The i7-7700K, launched today, is Intel's fastest ever consumer grade processor. Using Intel’s third set of processors at 14nm, using the new 14+ variant, we get processors with a better frequency / voltage curve that translates into more performance, better efficiency, and the potential to push the silicon further and harder. Here is our review. 

Meet Kaby Lake, and 4.5 GHz Out-of-the-Box

The i7-7700K is part of Intel's 7th Generation of Core CPUs, which often goes by its internal code name 'Kaby Lake'. The Kaby Lake family, as of today's launch, stretches from 91W on the mainstream desktop down to 4.5W for notebook processors, all using the same underlying technology in different core and integrated graphics configurations. The i7-7700K is the top part of this processor family, featuring four cores with hyperthreading, a 4.2 GHz base frequency, a 4.5 GHz turbo frequency, a couple of new tricks and all for $303 list (so about $330 retail). 

 

As a processor with the letter K in it, in Intel's lingo this means the i7-7700K is an unlocked processor. Users with enough nous to understand the relationship between frequency, voltage, temperature and stability can take this processor above (or below) its standard operating frequency to get more performance without spending more money. The upshot of pushing the processor in this way is usually a higher power consumption, something that PC enthusiasts usually have to spare, and in the wrong hands a broken CPU through overclocking is worth the same as sand. There are two other K processors in the Kaby Lake family, the i5-7600K and the i3-7350K, which both have separate reviews as part of our launch coverage.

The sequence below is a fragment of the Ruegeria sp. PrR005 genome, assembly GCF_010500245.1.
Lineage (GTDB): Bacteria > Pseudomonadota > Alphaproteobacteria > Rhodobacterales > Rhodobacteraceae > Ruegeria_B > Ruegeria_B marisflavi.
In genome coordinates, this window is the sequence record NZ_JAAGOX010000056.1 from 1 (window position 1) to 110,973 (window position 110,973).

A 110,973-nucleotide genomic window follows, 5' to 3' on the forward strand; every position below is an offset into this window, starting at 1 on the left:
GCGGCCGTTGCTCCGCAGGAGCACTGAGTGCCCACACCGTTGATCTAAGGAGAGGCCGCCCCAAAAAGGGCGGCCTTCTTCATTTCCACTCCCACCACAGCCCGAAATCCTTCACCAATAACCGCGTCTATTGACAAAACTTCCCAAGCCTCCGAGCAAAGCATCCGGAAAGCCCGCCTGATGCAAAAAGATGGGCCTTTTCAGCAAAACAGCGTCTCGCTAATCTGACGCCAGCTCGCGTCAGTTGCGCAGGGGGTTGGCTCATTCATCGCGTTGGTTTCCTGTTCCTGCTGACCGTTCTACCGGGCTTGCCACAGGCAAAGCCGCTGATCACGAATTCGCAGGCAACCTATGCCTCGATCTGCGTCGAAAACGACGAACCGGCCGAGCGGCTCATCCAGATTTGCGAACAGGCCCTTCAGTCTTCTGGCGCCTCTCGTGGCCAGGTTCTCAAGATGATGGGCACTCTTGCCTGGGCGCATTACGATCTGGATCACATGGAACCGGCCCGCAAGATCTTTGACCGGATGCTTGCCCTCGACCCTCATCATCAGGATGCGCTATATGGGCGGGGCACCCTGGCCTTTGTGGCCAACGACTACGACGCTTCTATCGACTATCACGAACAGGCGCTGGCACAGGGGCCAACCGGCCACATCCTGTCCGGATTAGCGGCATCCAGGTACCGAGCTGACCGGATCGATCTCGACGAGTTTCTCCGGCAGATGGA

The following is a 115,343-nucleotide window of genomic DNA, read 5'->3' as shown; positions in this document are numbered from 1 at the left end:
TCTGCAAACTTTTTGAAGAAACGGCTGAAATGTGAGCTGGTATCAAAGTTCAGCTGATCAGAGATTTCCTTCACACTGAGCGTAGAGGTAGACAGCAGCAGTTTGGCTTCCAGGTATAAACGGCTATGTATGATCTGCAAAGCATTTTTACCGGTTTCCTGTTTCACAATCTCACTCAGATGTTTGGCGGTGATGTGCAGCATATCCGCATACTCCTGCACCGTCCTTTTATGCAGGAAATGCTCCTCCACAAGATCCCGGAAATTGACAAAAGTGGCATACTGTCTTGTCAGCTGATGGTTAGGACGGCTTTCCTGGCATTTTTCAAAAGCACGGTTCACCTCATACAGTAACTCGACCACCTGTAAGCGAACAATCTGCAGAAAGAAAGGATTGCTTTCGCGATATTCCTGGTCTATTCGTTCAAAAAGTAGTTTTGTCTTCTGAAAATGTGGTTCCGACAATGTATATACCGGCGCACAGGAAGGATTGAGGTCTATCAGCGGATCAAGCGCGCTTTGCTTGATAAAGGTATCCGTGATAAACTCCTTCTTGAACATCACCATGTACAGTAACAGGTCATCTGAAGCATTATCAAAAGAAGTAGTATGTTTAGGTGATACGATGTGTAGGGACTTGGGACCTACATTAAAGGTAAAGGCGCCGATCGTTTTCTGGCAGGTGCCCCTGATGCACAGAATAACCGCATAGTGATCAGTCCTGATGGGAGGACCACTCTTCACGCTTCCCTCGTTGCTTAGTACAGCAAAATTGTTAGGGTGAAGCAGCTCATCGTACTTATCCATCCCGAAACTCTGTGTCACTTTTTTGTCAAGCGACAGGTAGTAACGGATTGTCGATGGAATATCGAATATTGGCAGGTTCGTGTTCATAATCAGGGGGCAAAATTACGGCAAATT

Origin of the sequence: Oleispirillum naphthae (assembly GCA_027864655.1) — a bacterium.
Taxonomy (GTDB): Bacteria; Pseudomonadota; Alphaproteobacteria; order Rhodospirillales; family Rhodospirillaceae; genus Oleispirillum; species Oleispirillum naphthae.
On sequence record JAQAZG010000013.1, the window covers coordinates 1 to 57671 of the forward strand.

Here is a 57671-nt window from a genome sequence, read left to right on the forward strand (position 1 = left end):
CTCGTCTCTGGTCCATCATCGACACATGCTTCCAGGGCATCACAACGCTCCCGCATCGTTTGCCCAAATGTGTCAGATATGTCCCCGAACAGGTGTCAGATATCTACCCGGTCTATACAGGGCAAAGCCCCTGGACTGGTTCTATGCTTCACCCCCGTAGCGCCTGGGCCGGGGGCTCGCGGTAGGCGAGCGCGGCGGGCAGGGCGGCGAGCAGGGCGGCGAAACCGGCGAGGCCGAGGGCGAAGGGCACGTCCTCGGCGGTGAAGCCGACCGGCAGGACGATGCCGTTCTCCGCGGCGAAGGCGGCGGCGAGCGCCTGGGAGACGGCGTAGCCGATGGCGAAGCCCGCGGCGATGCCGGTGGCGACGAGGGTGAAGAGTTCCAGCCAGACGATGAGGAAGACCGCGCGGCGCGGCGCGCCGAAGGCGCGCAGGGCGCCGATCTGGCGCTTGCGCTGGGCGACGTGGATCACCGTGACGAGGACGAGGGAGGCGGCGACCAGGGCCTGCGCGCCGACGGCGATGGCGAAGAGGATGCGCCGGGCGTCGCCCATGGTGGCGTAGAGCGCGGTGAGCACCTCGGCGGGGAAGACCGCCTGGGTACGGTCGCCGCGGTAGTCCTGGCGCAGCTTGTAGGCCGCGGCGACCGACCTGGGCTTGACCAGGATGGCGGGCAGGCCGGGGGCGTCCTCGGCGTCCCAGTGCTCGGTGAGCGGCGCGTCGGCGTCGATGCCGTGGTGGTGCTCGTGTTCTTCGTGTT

Intel Kaby Lake S SKUs
  Cores/
Threads
Base/
Turbo
IGP L3 eDRAM TDP Cost
i7-7700K 4/8 4.2/4.5 HD 630 8 MB - 91 W $305
i7-7700 4/8 3.6/4.2 HD 630 8 MB - 65 W $272
i7-7700T 4/8 2.9/3.8 HD 630 8 MB - 35 W $272
i5-7600K 4/4 3.8/4.2 HD 630 6 MB - 91 W $217
i5-7600 4/4 3.5/4.1 HD 630 6 MB - 65 W $199
i5-7600T 4/4 2.8/3.7 HD 630 6 MB - 35 W $199
i5-7500 4/4 3.4/3.8 HD 630 6 MB - 65 W $179
i5-7500T 4/4 2.7/3.3 HD 630 6 MB - 35 W $179
i5-7400 4/4 3.0/3.5 HD 630 6 MB - 65 W $170
i5-7400T 4/4 2.4/3.0 HD 630 6 MB - 35 W $170
i3-7350K 2/4 4.2 HD 630 4 MB - 60 W $157
i3-7320 2/4 4.1 HD 630 4 MB - 51 W $139
i3-7300 2/4 4.0 HD 630 4 MB - 51 W $129
i3-7300T 2/4 3.5 HD 630 4 MB - 35 W $129
i3-7100 2/4 3.9 HD 630 3 MB - 51 W $109
i3-7100T 2/4 3.4 HD 630 3 MB - 35 W $109

Intel calls the desktop like of processors the S series, and Kaby Lake-S (or KBL-S) ranges from a dual core low power 35W i3-7100T to the high-end 91W i7-7700K. The idea here is to offer many different parts at different price points to cater for customer needs, such as performance, power, cost and feature set. With every launch Intel tries to entice users to upgrade from their older system (citing hundreds of millions of daily PCs being 3+ years old), and so having new features is key to having better performance too. 

With the high-end i7-7700K, being the top processor, the main draw is typically performance and overclockability. This review aims to take us through both of these, and the reasons why. 

 
Intel Core i7-7700K (Kaby Lake) and Core i7-6700K (Skylake)

Comparing it to the previous generation high-end i7-6700K Skylake processor, we get the same configuration of cache hierarchy. The main difference between the two will be support for DDR4-2400 on the Kaby Lake rather than DDR4-2133, updated integrated graphics, a new generation of Speed Shift, AVX Offset support, and support for Intel’s ‘Optane Memory’.